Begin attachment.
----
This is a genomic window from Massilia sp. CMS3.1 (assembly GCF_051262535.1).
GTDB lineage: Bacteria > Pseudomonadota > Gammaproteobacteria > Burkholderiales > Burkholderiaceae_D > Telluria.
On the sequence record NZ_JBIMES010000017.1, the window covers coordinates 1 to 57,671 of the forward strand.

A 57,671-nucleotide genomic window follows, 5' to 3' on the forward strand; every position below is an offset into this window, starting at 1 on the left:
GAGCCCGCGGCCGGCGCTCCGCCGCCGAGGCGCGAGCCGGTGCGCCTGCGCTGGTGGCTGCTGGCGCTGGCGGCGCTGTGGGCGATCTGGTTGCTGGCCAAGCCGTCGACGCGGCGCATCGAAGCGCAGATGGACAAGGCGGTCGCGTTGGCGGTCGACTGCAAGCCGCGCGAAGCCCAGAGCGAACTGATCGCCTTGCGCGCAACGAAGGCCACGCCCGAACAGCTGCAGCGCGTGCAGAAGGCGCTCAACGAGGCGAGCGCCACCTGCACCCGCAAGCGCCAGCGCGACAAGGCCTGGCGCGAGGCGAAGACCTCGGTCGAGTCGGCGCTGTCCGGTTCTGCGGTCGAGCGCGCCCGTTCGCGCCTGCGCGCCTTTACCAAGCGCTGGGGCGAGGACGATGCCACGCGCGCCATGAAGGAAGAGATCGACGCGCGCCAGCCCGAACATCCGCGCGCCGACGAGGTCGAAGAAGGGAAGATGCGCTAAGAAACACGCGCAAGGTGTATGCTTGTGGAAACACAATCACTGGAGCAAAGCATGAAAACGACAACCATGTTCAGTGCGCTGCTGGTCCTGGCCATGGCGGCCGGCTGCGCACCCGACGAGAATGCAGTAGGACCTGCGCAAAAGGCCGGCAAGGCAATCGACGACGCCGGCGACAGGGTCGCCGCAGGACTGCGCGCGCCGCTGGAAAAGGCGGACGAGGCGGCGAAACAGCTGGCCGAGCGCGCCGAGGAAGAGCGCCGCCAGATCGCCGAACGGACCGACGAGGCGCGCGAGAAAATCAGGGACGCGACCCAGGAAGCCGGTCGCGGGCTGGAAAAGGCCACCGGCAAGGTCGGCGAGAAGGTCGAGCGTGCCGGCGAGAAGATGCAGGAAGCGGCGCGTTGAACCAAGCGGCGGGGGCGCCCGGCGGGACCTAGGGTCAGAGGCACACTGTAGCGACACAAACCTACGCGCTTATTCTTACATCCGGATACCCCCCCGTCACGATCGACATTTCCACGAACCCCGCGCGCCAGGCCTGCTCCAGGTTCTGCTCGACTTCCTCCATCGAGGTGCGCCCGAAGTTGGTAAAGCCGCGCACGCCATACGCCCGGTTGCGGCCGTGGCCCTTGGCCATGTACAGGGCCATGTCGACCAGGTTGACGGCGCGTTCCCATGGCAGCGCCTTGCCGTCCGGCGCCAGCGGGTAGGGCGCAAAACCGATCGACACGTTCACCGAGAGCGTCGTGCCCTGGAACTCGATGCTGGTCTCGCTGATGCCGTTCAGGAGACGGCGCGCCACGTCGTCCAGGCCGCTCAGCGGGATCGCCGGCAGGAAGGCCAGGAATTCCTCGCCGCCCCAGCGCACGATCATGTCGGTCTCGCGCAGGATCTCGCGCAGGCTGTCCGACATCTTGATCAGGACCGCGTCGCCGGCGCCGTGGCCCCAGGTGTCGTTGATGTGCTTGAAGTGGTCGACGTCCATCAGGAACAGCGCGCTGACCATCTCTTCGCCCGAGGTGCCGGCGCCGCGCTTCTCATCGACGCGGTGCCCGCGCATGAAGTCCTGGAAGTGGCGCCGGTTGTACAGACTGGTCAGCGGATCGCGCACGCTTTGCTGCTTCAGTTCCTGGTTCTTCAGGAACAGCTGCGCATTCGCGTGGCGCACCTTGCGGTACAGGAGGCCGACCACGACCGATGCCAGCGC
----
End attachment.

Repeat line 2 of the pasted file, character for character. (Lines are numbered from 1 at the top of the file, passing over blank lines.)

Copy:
GTDB lineage: Bacteria > Pseudomonadota > Gammaproteobacteria > Burkholderiales > Burkholderiaceae_D > Telluria.